AI Research & Innovation

Will AI Solve Climate Change? It’s Not That Simple

Will AI Solve Climate Change? It’s Not That Simple

With the biggest commitment to mitigating climate change in U.S. history having recently been signed into law, climate is—even more so than usual—top of mind for many. From AI-based forecasts around extreme weather and CO₂ emissions to identification of climate-vulnerable regions, AI and machine learning technologies have been touted as the ultimate solution or silver bullet to overcoming climate change. Unsurprisingly, it’s not quite that simple. 

Keep reading to find some use cases for AI and climate change, as well as the ways in which AI is simultaneously solving and contributing to the phenomenon.

The Pros

In so many ways, these technologies can be absolute game-changers when it comes to mitigating the effects of climate change. In fact, 87% of private and public sector CEOs with decision-making power in AI and climate believe AI is an essential tool in the fight against climate change. Below are just a few of the more common use cases.


This is one of the most crucial use cases for AI: the measurement, reduction, and removal of emissions and GHG effects.

  • Measurement: Measuring emissions, both in the overall environment and at the level of individual products and actions, allows us to take stock of our current situation and forecast future trends. It also allows us to prioritize the abatement efforts with the highest potential to reduce emissions, at both the macro level and the micro level.
  • Reduction: AI solutions can reduce emissions intensity by improving supply forecasts for intermittent renewable energy sources or creating more efficient electric-grid balancing. Additionally, they can reduce emissions-generating activities by optimizing supply chains, such as through improved demand forecasting or more efficient transportation of goods. 
  • Removal: AI-based solutions can be used to support and more accurately quantify the environmental removal process by analyzing satellite images to detect deforestation and estimate ecosystem carbon sequestration. They can also be used for technological removal efforts such as direct air capture (DAC) or carbon capture by assessing capture and storage locations, monitoring leakage, and optimizing the industrial processes and materials used for carbon capture.

Adaptation & Resilience

Adapting to climate change is a critical undertaking for policymakers and the public, as it boosts resilience to the effects of long-term climate trends and extreme events. Solutions can apply AI to promote adaptation and resilience, particularly in hazard forecasting and in vulnerability and risk-exposure management. 

  • Hazard Forecasting: AI is well suited to help in forecasting and projecting climate-related hazards, whether in the form of improved long-term projections of regionalized events, such as sea-level rise, or in the form of early warning systems for extreme weather events such as hurricanes or droughts.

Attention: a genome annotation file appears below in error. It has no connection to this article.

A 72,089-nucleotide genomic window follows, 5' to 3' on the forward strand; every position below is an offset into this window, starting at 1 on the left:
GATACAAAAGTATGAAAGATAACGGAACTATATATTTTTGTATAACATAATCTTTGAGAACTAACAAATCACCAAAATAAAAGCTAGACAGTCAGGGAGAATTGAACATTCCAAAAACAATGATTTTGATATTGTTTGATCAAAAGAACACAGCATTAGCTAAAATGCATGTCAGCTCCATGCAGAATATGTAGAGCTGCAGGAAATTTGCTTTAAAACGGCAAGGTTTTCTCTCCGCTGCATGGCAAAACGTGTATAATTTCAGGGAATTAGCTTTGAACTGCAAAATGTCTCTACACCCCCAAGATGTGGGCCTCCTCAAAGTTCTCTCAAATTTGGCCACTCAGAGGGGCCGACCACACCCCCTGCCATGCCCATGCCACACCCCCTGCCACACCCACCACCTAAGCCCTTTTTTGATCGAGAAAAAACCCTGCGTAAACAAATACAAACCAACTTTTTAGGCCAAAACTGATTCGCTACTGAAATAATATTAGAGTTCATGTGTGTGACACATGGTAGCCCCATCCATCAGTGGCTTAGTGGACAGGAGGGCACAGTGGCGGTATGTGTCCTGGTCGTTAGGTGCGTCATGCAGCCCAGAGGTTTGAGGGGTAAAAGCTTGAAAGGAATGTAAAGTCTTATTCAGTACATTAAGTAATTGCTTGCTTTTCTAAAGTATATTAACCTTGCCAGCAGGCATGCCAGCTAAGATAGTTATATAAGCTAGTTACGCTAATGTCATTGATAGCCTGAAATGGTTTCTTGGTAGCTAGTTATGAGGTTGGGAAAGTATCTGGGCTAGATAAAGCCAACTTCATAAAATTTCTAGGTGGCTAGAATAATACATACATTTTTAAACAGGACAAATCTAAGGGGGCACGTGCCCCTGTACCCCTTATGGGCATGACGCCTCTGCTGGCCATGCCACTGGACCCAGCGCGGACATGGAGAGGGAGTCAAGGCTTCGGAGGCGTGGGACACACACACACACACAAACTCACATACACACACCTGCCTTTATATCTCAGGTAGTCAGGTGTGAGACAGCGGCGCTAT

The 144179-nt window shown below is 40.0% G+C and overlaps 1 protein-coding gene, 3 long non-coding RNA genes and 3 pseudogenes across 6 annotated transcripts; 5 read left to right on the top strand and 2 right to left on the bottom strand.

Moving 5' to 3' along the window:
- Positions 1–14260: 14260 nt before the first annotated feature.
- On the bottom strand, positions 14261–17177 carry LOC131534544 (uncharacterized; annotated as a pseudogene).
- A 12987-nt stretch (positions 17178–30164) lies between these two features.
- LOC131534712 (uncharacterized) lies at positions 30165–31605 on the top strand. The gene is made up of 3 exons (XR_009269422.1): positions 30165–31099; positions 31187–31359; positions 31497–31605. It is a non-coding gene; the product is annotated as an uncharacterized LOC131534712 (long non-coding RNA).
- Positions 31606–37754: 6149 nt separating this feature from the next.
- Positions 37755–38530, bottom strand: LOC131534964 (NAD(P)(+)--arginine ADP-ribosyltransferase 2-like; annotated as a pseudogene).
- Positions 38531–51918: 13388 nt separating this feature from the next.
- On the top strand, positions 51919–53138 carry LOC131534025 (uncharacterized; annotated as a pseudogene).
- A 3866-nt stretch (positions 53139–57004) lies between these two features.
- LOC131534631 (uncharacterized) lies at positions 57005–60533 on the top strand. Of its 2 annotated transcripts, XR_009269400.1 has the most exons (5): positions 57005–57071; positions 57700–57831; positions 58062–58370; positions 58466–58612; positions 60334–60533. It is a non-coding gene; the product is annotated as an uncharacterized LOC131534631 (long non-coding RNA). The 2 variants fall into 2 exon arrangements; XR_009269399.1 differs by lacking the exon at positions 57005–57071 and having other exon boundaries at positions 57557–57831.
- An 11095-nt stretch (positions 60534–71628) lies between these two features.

• Vulnerability & Risk-Exposure Management: AI can be used here to enable public- and private-sector leaders to make more informed decisions during crises, strengthen infrastructure through predictive maintenance of structures, protect populations through the prediction and monitoring of things like large-scale migration patterns or food insecurity risk, and preserve biodiversity through systems like intelligent irrigation.


AI can be used to support research and education efforts on climate change, helping stakeholders understand the risks and implications and share what they learn. All such efforts reinforce and magnify progress toward mitigation and toward adaptation and resilience. AI can be used to bolster climate research and modeling; climate finance and analytics; and education, nudging, and behavior change (such as in the form of recommendations for environmentally friendly purchases).

The Cons

On the other hand, the carbon footprint and computational costs of training large machine learning models can’t and shouldn’t be overlooked.

In a recent publication, researchers from the University of Massachusetts at Amherst conducted a life cycle analysis for training several typical big AI models. They discovered that the process may produce over 626,000 pounds of CO₂ equivalent—which is 5x more than a U.S. car produces in its entire lifetime and a whopping 57x more than one human produces in a year.

Artificial intelligence algorithms, which power some of technology’s most cutting-edge applications, such as producing logical stretches of text or creating visuals from descriptions, may need massive amounts of computational power to train—and their energy demands are rapidly increasing. The computing resources required to create a best-in-class AI model have doubled every 3 to 4 months in the deep learning era. This, in turn, necessitates a vast quantity of power, prompting many to fear that the carbon footprint of these increasingly popular ultra-large AI systems will render them environmentally unsustainable.

Here are a few ways that the carbon footprint of AI can be reduced:

  • Make use of computationally efficient machine learning algorithms. 
  • Don’t train a model from scratch if it is not necessary. 
  • When you can, use Automated ML. 
  • Since the model inference accounts for 80-90% of the model cost, use customized processors that increase the speed and efficiency of training and testing neural networks.

AI is a tool that is already helping us and will continue to help us build a more resilient future—but, like all tools, it should be used wisely. Additionally, solving the climate change crisis requires not just technological innovation, but also the will of decision makers to take action and make the necessary changes toward a better future.

Interested in learning how Arthur can help your organization monitor, measure, and improve AI efforts? Schedule a demo.